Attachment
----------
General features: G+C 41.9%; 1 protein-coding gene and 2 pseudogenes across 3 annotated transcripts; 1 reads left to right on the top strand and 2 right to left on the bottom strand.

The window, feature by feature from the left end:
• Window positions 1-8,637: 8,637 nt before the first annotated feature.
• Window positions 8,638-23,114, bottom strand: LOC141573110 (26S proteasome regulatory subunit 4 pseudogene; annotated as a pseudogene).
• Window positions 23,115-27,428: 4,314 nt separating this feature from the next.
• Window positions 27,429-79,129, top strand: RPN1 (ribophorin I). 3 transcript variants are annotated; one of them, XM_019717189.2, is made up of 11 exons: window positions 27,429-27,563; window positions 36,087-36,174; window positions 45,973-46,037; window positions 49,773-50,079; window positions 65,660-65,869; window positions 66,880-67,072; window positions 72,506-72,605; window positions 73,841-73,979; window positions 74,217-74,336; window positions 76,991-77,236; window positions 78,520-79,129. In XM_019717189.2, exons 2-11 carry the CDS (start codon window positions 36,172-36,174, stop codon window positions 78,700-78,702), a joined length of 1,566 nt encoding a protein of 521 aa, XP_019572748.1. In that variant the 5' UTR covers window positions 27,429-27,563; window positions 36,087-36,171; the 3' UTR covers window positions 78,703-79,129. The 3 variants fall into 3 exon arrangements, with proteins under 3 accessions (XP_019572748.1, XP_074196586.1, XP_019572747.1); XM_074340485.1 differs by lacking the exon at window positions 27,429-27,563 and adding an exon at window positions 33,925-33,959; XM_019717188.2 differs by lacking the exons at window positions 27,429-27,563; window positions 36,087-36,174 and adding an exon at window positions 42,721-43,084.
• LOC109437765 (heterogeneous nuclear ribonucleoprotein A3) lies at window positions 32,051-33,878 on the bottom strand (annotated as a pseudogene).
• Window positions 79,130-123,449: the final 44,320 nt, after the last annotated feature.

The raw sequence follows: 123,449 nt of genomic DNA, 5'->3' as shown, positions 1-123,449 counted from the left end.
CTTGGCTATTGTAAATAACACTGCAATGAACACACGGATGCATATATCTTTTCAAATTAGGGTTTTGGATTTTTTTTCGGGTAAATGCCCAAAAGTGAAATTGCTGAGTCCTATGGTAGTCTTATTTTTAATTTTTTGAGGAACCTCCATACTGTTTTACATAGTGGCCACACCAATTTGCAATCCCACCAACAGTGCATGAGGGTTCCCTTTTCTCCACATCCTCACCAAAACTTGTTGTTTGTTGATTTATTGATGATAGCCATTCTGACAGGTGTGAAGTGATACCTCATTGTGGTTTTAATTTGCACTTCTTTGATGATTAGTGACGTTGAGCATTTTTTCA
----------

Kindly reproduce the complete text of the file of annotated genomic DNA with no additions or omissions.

General features: G+C 41.9%; 1 protein-coding gene and 2 pseudogenes across 3 annotated transcripts; 1 reads left to right on the top strand and 2 right to left on the bottom strand.

The window, feature by feature from the left end:
• Window positions 1-8,637: 8,637 nt before the first annotated feature.
• Window positions 8,638-23,114, bottom strand: LOC141573110 (26S proteasome regulatory subunit 4 pseudogene; annotated as a pseudogene).
• Window positions 23,115-27,428: 4,314 nt separating this feature from the next.
• Window positions 27,429-79,129, top strand: RPN1 (ribophorin I). 3 transcript variants are annotated; one of them, XM_019717189.2, is made up of 11 exons: window positions 27,429-27,563; window positions 36,087-36,174; window positions 45,973-46,037; window positions 49,773-50,079; window positions 65,660-65,869; window positions 66,880-67,072; window positions 72,506-72,605; window positions 73,841-73,979; window positions 74,217-74,336; window positions 76,991-77,236; window positions 78,520-79,129. In XM_019717189.2, exons 2-11 carry the CDS (start codon window positions 36,172-36,174, stop codon window positions 78,700-78,702), a joined length of 1,566 nt encoding a protein of 521 aa, XP_019572748.1. In that variant the 5' UTR covers window positions 27,429-27,563; window positions 36,087-36,171; the 3' UTR covers window positions 78,703-79,129. The 3 variants fall into 3 exon arrangements, with proteins under 3 accessions (XP_019572748.1, XP_074196586.1, XP_019572747.1); XM_074340485.1 differs by lacking the exon at window positions 27,429-27,563 and adding an exon at window positions 33,925-33,959; XM_019717188.2 differs by lacking the exons at window positions 27,429-27,563; window positions 36,087-36,174 and adding an exon at window positions 42,721-43,084.
• LOC109437765 (heterogeneous nuclear ribonucleoprotein A3) lies at window positions 32,051-33,878 on the bottom strand (annotated as a pseudogene).
• Window positions 79,130-123,449: the final 44,320 nt, after the last annotated feature.

The raw sequence follows: 123,449 nt of genomic DNA, 5'->3' as shown, positions 1-123,449 counted from the left end.
CTTGGCTATTGTAAATAACACTGCAATGAACACACGGATGCATATATCTTTTCAAATTAGGGTTTTGGATTTTTTTTCGGGTAAATGCCCAAAAGTGAAATTGCTGAGTCCTATGGTAGTCTTATTTTTAATTTTTTGAGGAACCTCCATACTGTTTTACATAGTGGCCACACCAATTTGCAATCCCACCAACAGTGCATGAGGGTTCCCTTTTCTCCACATCCTCACCAAAACTTGTTGTTTGTTGATTTATTGATGATAGCCATTCTGACAGGTGTGAAGTGATACCTCATTGTGGTTTTAATTTGCACTTCTTTGATGATTAGTGACGTTGAGCATTTTTTCA